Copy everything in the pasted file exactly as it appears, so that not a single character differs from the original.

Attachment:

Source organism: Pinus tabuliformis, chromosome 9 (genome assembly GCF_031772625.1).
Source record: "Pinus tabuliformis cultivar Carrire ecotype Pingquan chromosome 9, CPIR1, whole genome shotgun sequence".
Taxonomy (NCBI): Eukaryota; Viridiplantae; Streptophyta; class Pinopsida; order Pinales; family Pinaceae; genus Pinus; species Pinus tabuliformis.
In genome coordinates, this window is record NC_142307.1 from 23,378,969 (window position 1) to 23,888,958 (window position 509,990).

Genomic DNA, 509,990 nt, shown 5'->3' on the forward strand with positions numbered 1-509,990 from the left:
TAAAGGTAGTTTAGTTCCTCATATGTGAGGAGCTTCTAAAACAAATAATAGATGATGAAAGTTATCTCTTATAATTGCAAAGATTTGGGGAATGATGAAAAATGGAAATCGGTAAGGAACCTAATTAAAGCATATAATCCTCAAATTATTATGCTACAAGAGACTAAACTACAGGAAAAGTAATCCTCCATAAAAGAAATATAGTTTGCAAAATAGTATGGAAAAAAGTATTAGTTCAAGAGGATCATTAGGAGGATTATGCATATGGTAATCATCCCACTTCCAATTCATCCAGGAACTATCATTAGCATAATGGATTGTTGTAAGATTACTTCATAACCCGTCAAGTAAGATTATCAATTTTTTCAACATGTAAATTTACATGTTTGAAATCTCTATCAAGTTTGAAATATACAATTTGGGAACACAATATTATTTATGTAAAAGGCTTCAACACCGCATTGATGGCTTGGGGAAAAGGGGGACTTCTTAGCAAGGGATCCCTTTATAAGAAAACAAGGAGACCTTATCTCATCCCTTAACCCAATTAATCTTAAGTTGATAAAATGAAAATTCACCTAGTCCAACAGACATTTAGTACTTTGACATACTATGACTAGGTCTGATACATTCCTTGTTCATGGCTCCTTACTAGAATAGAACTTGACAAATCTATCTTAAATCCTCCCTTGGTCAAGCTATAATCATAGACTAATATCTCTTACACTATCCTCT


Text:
Source organism: Pinus tabuliformis, chromosome 9 (genome assembly GCF_031772625.1).
Source record: "Pinus tabuliformis cultivar Carrire ecotype Pingquan chromosome 9, CPIR1, whole genome shotgun sequence".
Taxonomy (NCBI): Eukaryota; Viridiplantae; Streptophyta; class Pinopsida; order Pinales; family Pinaceae; genus Pinus; species Pinus tabuliformis.
In genome coordinates, this window is record NC_142307.1 from 23,378,969 (window position 1) to 23,888,958 (window position 509,990).

Genomic DNA, 509,990 nt, shown 5'->3' on the forward strand with positions numbered 1-509,990 from the left:
TAAAGGTAGTTTAGTTCCTCATATGTGAGGAGCTTCTAAAACAAATAATAGATGATGAAAGTTATCTCTTATAATTGCAAAGATTTGGGGAATGATGAAAAATGGAAATCGGTAAGGAACCTAATTAAAGCATATAATCCTCAAATTATTATGCTACAAGAGACTAAACTACAGGAAAAGTAATCCTCCATAAAAGAAATATAGTTTGCAAAATAGTATGGAAAAAAGTATTAGTTCAAGAGGATCATTAGGAGGATTATGCATATGGTAATCATCCCACTTCCAATTCATCCAGGAACTATCATTAGCATAATGGATTGTTGTAAGATTACTTCATAACCCGTCAAGTAAGATTATCAATTTTTTCAACATGTAAATTTACATGTTTGAAATCTCTATCAAGTTTGAAATATACAATTTGGGAACACAATATTATTTATGTAAAAGGCTTCAACACCGCATTGATGGCTTGGGGAAAAGGGGGACTTCTTAGCAAGGGATCCCTTTATAAGAAAACAAGGAGACCTTATCTCATCCCTTAACCCAATTAATCTTAAGTTGATAAAATGAAAATTCACCTAGTCCAACAGACATTTAGTACTTTGACATACTATGACTAGGTCTGATACATTCCTTGTTCATGGCTCCTTACTAGAATAGAACTTGACAAATCTATCTTAAATCCTCCCTTGGTCAAGCTATAATCATAGACTAATATCTCTTACACTATCCTCT